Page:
The Captain Cook myth


 

David Whitley pays a visit to Fremantle in Western Australia, and learns that there’s an awful lot we’re not taught about Aussie history

You come to learn about shipwrecks, and leave having myths dispelled. That’s basically what happens at the WA Shipwrecks Museum in Fremantle. Anyone going in thinking Captain Cook discovered Australia is in for a surprise. For a start, Cook was a lieutenant when he arrived in 1770, and the name ‘Australia’ only became common currency decades later. And that’s before we even get on to the fact that the Aboriginal people had been living on the great southern land for tens of thousands of years.

But Cook wasn’t the first European to visit Australia either. Or the first Englishman. And the WA Shipwrecks Museum tells the story of these earlier, less well known and often considerably less successful voyages of discovery.

It all starts with the Dutch East India Company (or VOC), which attempted to control the spice trade from what is now Indonesia. As part of this, they scouted around the patch, and in 1606, the crew of the Duyfken landed in New Guinea under the command of Willem Jansz. One sailor was killed in a skirmish with locals, and given the lack of water on board, Jansz turned the ship round and headed back to base.

The thing is, he hadn’t landed in New Guinea at all. He’d landed on Queensland’s Cape York peninsula. Jansz and his crew had discovered Australia without realising it.

It took another ten years for the first properly documented landing, and this can be put down to an innovation by Hendrik Brouwer. In 1610, he decided to take a new route from Cape Town to Batavia (now Jakarta). Instead of following the old Portuguese route that went back above the equator and passed south of Sri Lanka, he used the Roaring Forties trade winds, sailing directly east before turning north for Batavia.

The problem was where to make the turn, with measurements of speed, distances and location being somewhat patchy in the early 17th century. And in 1616, Dirk Hartog turned too late, stumbling across what is now Dirk Hartog Island and leaving a plate nailed to a post there.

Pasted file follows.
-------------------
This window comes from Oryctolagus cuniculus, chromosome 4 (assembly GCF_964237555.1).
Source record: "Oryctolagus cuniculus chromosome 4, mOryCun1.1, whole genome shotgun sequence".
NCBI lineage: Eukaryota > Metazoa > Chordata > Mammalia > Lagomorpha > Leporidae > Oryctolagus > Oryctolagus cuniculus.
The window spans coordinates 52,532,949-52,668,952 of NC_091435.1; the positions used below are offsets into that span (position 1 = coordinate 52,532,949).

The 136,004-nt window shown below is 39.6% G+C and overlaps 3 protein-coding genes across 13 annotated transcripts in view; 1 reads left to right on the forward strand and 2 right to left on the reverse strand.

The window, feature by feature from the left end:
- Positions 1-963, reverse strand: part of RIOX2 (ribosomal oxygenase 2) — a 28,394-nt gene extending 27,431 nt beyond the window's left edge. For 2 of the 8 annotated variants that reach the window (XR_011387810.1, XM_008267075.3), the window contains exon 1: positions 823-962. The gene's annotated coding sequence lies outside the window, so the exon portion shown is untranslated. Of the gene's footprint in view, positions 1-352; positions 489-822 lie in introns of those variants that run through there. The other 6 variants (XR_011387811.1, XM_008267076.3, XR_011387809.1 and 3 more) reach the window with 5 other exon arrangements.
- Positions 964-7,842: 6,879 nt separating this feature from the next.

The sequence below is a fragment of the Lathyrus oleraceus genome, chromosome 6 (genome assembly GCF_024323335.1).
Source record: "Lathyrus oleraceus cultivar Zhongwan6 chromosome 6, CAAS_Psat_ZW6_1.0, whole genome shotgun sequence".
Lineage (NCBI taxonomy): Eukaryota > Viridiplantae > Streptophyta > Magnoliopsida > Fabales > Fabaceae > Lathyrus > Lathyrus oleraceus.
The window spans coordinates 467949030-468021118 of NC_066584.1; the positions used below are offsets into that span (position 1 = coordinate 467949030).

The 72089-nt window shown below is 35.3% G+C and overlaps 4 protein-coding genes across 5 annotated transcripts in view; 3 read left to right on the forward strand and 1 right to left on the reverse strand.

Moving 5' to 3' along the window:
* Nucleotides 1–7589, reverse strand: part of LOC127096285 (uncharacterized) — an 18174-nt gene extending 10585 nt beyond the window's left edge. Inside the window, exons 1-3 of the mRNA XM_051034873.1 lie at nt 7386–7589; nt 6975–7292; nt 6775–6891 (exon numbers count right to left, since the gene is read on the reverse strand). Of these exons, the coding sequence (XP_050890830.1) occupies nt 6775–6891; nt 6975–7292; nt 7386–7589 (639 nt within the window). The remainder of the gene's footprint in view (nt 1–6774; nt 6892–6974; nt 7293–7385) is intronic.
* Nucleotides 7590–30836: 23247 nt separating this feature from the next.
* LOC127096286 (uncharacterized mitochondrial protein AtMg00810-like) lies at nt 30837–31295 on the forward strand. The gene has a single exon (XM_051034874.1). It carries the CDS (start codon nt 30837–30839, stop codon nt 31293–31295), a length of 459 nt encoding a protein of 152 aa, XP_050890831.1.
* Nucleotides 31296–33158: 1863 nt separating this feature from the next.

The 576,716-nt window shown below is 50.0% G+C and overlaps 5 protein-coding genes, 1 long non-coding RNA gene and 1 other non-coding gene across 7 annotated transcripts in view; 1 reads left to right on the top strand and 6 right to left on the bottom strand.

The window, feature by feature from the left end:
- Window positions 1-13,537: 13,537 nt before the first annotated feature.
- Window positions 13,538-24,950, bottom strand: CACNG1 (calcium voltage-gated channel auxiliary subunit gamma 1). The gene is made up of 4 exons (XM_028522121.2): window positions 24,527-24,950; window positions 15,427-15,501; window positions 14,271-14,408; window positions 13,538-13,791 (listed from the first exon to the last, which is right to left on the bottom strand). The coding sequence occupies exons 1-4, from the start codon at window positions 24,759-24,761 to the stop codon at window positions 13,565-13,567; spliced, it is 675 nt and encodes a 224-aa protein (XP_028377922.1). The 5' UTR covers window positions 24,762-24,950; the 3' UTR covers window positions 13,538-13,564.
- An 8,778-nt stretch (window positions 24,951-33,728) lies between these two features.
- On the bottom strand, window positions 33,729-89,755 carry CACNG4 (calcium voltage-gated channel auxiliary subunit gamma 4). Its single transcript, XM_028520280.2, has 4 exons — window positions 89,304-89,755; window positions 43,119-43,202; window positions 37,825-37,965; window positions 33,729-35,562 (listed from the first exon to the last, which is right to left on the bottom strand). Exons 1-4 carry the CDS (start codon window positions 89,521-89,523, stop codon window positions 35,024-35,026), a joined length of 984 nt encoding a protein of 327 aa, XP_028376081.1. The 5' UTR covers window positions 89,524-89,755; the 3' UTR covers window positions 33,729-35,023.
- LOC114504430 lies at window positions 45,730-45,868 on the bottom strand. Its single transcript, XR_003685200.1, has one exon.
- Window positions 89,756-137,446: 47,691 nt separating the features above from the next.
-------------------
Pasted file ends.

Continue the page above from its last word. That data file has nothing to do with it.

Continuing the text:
Others who turned too late were not as fortunate. There are four Dutch shipwrecks along the WA coast – the Zeewijk, the Zuytdorp, the Vergulde Draeck and, most notorious of all, the Batavia. Much of the mapping of Australia’s west and northern coasts came about due to the VOC not wanting to lose any more ships. They figured they’d better have better maps, although everyone was seemingly thoroughly unimpressed by the continent they were skirting.

And then we come to the Brits. The first was John Brookes, who got his navigation all wrong and smashed into the Tryal Rocks off the coast of the Pilbara in 1622. His accounts of the whole mess indulged in a lot of arse-covering, so no-one correctly placed these rocks on a map until centuries later.

Most interesting of all, though, is William Dampier. Basically a pirate, Dampier became the first European to collect Australian plant species – they can be found at Cambridge University – and he charted much of the coast. He was about to break through the Torres Strait and may have reached the East Coast 70 years before Cook, but he had to turn back because the wood on his ship was rotting.

It’s rare to come out of a museum wanting to buy dozens of books, but this is the case here. It’s a fascinating stretch of history that few of us know anything about. And, were the Dutch even vaguely interested in setting up stall, the story of Australia could be very different.

 

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